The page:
Paul Manafort

Former Trump Confidante Indicted but What Do the Charges Reveal?

Editorial credit: mark reinstein /

The former “campaign chairman” of President Trump’s 2016 presidential campaign, Paul Manafort, has been indicted by a grand jury and on Monday morning he turned himself in at the FBI field office in Washington, D.C.

Manafort and his colleague Richard Gates have been indicted on 12 counts dealing exclusively with money laundering, including one count of “conspiracy against the United States.”

The indictment contains 12 counts including conspiracy against the U.S., conspiracy to launder money, serving as an unregistered agent of a foreign principal, false and misleading Foreign Agents Registration Act statements, false statements, and seven counts of failure to file reports of foreign bank and financial accounts…

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Manafort, 68, joined the Trump campaign in March 2016 as the campaign’s convention manager and was promoted to campaign chairman two months later.

He was fired from the campaign by then candidate Trump in August 2016 amid questions about his foreign business ties.

However, the most striking thing about the series of indictment’s is that none of them have anything to do with the presidential campaign, as all of these things happened apart from Manafort’s dealings with Trump.

Manafort’s lawyer is one of the best in the business and has a lot of experience in similar cases as he was formerly a prosecutor with the Department of Justice’s Tax division.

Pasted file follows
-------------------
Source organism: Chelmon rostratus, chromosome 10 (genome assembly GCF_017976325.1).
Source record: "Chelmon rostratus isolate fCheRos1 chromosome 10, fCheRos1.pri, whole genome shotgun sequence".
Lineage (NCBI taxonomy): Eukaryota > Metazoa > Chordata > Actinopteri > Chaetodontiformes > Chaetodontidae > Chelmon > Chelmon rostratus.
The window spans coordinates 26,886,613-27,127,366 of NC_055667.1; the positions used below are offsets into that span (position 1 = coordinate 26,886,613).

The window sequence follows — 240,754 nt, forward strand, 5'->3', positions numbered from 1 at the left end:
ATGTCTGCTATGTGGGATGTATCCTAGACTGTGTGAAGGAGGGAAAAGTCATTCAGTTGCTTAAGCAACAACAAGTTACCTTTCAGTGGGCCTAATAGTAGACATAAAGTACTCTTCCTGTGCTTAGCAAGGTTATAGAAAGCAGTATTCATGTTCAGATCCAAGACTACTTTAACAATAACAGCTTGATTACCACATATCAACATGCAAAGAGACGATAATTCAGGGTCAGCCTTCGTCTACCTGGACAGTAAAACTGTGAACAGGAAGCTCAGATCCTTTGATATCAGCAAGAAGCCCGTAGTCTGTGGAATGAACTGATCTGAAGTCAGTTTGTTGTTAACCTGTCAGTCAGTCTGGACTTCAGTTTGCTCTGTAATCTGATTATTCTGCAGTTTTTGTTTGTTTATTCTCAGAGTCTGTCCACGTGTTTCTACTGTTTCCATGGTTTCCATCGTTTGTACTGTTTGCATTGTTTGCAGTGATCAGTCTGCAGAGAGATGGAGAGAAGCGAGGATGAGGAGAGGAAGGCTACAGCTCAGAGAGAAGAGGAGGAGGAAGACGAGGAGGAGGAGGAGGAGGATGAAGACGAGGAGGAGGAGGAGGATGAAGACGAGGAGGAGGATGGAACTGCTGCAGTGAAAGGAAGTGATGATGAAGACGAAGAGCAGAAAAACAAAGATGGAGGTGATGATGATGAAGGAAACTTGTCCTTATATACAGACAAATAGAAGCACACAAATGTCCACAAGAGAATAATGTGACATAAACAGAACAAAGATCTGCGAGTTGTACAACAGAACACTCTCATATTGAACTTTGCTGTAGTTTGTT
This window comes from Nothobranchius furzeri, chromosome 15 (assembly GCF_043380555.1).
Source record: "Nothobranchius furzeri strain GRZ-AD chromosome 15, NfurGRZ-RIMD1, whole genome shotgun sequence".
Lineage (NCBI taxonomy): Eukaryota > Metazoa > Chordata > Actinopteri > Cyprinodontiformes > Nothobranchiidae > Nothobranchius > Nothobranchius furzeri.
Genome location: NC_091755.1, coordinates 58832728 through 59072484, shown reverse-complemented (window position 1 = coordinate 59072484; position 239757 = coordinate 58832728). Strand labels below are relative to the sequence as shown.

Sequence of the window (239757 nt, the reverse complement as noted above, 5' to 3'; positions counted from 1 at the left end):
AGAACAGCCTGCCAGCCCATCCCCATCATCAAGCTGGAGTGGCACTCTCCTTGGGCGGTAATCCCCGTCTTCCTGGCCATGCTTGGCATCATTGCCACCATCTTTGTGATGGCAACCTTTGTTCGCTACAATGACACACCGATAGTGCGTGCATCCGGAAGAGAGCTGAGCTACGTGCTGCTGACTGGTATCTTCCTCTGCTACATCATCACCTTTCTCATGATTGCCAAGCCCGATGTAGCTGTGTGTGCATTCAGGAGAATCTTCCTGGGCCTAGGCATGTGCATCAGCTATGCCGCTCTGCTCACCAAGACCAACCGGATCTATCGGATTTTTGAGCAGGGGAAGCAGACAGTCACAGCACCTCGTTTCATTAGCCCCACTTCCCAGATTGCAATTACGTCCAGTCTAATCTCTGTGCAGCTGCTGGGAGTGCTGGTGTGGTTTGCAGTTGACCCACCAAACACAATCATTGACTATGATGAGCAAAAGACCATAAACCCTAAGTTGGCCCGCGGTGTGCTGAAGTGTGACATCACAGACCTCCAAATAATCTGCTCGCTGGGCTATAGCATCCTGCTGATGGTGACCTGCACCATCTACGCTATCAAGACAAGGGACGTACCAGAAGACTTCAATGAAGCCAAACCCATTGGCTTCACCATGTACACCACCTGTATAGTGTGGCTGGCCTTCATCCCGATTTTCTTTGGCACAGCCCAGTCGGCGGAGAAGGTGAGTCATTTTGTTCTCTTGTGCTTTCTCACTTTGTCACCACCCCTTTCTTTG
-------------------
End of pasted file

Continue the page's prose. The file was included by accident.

Here is Manafort arriving at the FBI office, and CNN’s Chris Cuomo giving him a little too much respect for turning himself in.

While Manafort’s crimes may seemingly have nothing to do with President Trump, there was a Trump team member who pled guilty to misleading investigators about his dealings with Russia.

A lower level foreign policy advisor apparently lied to the FBI about some meetings he had with a Russian professor during the campaign.

George Papadopoulos, a Trump campaign foreign policy adviser pleaded guilty to making false statements to FBI agents…

Papadopoulos pleaded guilty to making false statements and making material omissions during an interview with FBI agents in January. Papadopoulos downplayed a meeting with a Russian professor with ties to Russian government officials and misled the agents about attempts to arrange a meeting between Russian government officials and the campaign.

Why did Papadopoulos lie about such an innocuous meeting, particularly since the meeting failed to “go anywhere?” That’s still unclear, but the story behind his plea actually makes the Trump campaign look as though they were distancing themselves from Russia, which is why this story isn’t raising any eyebrows in D.C.

Jeff Dunetz at the Lid has more on Papadopoulos and why his guilty plea won’t tarnish the Trump team.

President Trump chimed in on the indictment’s and as usual was more concerned about what WASN’T happening then with what was happening.

Clear, concise, and straight to the point.

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